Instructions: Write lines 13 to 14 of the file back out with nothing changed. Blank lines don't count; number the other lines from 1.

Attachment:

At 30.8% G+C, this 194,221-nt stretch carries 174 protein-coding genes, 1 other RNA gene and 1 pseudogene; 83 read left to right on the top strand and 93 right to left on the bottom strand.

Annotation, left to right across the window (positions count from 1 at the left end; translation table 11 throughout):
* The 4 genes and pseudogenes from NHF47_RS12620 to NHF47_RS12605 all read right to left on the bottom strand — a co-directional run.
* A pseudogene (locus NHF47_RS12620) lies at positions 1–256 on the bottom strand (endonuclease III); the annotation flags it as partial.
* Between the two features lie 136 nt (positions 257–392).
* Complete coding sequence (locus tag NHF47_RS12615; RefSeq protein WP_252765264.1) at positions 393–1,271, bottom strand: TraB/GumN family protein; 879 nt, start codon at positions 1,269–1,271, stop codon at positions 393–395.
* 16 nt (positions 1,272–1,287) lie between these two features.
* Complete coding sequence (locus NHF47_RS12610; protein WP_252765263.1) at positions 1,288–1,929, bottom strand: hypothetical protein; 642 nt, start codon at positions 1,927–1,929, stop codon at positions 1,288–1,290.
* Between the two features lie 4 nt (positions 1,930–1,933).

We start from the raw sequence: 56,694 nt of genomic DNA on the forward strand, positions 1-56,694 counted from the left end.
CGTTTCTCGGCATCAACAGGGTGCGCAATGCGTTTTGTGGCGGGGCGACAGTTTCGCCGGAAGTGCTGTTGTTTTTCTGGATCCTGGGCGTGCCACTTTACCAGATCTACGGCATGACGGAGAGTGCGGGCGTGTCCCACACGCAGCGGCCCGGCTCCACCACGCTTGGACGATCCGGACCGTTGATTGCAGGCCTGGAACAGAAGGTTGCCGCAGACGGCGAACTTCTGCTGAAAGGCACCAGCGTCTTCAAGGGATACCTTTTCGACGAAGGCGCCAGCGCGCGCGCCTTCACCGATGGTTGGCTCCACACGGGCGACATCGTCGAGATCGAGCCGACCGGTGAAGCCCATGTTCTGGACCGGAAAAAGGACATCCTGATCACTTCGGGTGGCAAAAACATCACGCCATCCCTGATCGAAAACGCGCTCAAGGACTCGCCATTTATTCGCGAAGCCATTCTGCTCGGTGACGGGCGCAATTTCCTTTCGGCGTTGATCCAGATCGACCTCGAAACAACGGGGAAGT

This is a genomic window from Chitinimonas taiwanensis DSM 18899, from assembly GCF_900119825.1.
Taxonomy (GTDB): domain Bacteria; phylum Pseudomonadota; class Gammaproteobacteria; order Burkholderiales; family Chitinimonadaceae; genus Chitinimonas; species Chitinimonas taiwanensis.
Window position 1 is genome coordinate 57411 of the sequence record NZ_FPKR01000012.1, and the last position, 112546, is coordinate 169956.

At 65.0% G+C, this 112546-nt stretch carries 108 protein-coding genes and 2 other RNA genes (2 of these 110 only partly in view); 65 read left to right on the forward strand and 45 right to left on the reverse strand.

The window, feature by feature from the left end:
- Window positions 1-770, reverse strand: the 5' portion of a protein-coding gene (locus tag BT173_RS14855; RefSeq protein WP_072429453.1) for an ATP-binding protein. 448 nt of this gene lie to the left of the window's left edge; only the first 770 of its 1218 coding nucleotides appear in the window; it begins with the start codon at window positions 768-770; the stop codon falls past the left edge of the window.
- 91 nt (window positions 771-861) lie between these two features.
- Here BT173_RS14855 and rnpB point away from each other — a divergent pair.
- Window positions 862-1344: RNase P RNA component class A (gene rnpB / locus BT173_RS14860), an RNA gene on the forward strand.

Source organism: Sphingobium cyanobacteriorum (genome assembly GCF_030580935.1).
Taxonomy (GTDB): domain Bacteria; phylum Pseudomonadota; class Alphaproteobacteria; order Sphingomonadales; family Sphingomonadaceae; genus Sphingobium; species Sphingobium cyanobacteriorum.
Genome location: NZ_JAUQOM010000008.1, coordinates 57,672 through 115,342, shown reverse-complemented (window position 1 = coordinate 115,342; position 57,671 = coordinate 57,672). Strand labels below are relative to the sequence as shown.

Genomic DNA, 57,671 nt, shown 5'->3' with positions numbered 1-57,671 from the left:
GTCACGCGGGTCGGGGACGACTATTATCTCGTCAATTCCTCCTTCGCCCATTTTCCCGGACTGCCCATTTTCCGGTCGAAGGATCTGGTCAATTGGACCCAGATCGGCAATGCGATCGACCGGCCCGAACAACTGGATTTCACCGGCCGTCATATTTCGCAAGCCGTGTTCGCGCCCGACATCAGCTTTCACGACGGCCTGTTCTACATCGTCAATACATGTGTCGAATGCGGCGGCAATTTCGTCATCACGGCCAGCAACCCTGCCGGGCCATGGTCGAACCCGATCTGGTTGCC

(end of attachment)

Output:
Taxonomy (GTDB): domain Bacteria; phylum Pseudomonadota; class Gammaproteobacteria; order Burkholderiales; family Chitinimonadaceae; genus Chitinimonas; species Chitinimonas taiwanensis.
Window position 1 is genome coordinate 57411 of the sequence record NZ_FPKR01000012.1, and the last position, 112546, is coordinate 169956.